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Why give? {Clothed in Dignity}

This month on The Good Logger it's all about Peoria Home. If you know us personally, you know this isn't just a December thing. Peoria Home is a huge part of our lives year-round and we know it's a worthwhile way to spend our time. When The Thrill of Hope is done for the year, I (Addie) am starting the year-long Clothed in Dignity; there are less than two weeks to go!!

Peoria Home is a good return-on-investment, and this is partly why we are continually asking for donations.

Photo by Monina Mitchell

In March of this year, Peoria Home held their third annual fundraiser event, Beacon of Hope, in Everett's convention center. It was a joy to host and hear from Becca Stevens, founder of Thistle Farms and Magdalene House in Nashville, Tennessee, the program upon which Peoria Home is modeled.

Becca stated it well (and this is a paraphrase)—all this money, energy, and time that has been spent to get Peoria Home up and running, from the incarnation of the idea in Paula Newman-Skomski’s mind to the physical moving-in of furniture in the home’s bedrooms several months ago—it is a good investment. The women who walked through those doors and into a new life, shedding their chains, will learn to love themselves and each other. That is a good return-on-investment.

Becca shared that, on average, it costs the state of TN (her home state) $88 per day to keep a person incarcerated. In Washington, that price is about $95 per day, which does not include recreational programs such as exercise and entertainment (those costs are privately-funded according to a 2011 Everett Herald article*).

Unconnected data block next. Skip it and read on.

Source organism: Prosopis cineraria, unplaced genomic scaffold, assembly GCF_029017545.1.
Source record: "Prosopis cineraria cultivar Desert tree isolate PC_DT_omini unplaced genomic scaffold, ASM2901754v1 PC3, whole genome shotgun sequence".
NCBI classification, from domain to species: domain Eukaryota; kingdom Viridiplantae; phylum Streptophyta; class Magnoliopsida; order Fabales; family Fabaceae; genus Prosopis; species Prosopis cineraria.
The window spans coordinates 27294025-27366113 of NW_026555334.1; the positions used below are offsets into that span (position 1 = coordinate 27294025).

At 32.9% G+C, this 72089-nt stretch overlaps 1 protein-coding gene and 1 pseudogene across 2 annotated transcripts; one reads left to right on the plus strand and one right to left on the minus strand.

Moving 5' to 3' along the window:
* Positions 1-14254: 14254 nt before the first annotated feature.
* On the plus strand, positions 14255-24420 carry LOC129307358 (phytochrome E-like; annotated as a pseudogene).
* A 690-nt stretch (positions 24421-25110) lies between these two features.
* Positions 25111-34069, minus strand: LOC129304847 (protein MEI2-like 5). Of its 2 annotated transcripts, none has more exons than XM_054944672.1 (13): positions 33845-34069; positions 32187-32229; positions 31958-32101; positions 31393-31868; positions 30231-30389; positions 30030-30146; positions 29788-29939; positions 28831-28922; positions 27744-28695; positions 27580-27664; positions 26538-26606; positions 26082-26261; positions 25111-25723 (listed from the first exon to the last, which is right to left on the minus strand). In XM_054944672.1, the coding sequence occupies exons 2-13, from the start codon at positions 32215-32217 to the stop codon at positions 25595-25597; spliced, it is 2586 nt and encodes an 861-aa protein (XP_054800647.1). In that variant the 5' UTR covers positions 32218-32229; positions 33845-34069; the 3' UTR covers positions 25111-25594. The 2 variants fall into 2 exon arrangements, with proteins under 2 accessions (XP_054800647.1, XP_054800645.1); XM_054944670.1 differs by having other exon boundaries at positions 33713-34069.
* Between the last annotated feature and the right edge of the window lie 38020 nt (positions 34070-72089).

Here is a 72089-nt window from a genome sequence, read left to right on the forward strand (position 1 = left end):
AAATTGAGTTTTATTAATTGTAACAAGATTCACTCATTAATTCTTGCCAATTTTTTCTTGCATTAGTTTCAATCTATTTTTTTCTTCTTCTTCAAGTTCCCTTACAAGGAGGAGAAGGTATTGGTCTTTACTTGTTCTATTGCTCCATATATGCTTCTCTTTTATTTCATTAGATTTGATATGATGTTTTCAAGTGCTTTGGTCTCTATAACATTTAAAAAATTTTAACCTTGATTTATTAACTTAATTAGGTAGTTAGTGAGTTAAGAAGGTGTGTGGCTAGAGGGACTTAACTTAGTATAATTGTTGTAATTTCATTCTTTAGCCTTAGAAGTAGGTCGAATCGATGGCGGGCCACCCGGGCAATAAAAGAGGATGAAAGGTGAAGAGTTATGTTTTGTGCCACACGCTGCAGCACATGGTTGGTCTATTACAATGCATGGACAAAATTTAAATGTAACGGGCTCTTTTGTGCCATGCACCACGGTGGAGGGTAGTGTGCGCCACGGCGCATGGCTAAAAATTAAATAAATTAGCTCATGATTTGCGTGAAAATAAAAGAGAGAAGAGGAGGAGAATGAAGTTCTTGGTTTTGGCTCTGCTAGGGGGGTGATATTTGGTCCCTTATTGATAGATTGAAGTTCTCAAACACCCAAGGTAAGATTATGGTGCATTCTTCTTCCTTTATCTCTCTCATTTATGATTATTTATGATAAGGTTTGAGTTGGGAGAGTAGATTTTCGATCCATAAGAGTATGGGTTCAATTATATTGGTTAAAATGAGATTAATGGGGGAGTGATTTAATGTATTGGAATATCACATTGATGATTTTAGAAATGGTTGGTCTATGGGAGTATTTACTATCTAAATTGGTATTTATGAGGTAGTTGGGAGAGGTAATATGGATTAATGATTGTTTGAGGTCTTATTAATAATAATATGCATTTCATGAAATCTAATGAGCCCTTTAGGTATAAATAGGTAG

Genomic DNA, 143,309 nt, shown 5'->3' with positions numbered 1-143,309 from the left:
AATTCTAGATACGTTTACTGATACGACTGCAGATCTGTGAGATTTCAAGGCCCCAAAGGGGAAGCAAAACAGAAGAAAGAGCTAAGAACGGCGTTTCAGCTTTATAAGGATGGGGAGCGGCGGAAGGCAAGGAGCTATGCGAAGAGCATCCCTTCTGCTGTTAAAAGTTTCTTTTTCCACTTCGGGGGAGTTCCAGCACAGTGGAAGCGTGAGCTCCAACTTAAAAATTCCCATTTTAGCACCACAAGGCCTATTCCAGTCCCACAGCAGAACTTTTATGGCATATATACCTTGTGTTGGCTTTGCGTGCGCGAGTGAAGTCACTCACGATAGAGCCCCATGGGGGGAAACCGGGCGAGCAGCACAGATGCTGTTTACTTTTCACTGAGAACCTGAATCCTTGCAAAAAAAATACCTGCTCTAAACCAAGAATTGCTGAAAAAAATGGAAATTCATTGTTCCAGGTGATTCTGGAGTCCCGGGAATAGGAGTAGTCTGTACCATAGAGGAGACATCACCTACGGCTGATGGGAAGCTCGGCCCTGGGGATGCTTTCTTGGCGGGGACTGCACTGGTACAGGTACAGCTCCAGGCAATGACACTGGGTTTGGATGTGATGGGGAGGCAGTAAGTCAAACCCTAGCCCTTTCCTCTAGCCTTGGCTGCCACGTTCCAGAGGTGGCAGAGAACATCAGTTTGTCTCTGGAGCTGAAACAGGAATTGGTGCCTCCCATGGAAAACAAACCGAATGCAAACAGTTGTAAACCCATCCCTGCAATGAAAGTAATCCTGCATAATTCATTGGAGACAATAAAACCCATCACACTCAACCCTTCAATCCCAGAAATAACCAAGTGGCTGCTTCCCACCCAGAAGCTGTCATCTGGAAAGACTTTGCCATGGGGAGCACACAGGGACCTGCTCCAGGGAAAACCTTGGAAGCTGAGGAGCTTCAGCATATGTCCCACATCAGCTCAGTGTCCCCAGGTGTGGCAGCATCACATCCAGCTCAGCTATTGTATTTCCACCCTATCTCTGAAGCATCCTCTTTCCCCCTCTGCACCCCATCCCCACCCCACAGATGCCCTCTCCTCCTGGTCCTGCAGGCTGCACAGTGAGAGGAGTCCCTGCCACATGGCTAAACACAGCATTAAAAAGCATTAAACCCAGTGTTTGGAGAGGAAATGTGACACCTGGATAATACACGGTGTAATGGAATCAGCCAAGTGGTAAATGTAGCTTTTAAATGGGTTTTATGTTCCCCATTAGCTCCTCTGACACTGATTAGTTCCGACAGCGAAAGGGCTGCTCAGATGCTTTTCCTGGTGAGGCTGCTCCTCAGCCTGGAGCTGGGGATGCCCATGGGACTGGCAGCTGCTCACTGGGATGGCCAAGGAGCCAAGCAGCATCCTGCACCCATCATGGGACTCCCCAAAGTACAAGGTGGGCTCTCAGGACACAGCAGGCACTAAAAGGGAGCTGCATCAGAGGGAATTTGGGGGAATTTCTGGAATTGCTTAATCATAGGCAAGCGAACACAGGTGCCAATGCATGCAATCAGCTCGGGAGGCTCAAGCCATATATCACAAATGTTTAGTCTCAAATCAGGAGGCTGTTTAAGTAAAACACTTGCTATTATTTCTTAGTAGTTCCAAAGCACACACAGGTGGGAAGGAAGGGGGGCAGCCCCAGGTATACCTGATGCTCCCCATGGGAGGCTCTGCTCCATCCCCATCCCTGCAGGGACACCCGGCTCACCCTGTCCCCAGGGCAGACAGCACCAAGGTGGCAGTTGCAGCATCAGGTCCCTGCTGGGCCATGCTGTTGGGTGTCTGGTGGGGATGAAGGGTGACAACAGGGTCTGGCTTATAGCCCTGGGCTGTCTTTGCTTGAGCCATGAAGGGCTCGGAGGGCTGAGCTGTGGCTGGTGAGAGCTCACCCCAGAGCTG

She drew the comparison of the cost of housing a prisoner or inviting a woman to live in a place such as Peoria Home. Which has the better return? Which program rehabilitates more fully, producing people full of hope and ready to share the love which they have received? In the case of Thistle Farms & Magdalene House, the program upon which Peoria Home is modeled, the prison fails in comparison at an effective solution for rehabilitation for people who need it. Their program gives women skills and education and most importantly, relationships. The relationships continue after a resident's time in the home, something that is harder to do after a sentence in prison.

Because of the laws of our country, women who have been trafficked or prostituted frequently have a record. Prostitution is illegal, and the pimps are more difficult to catch. Any prostituted individual under 18 is always seen as the victim, but once that person turns 18, the laws that protect also change. At that point she is viewed (by the law) as a willing participant and therefore able to be prosecuted for her crime.frequently also have a reco

As Scott has covered in his The Thrill of Hope posts, women with records recovering from the life have limited options. After serving any time they may be given, they still need a place to heal and rebuild. Peoria Home provides that option.

We ask you to give because we know your gifts will help give a woman her life back and she, in turn, will likely return that gift in some form. She may raise children who are safe from the life. She may contribute in advocating for others who are there still.

One woman is worth it. How much more are three or more?

*North, Scott. “What do prisoners cost?” HeraldNet [Everett, WA] April 20, 2011.

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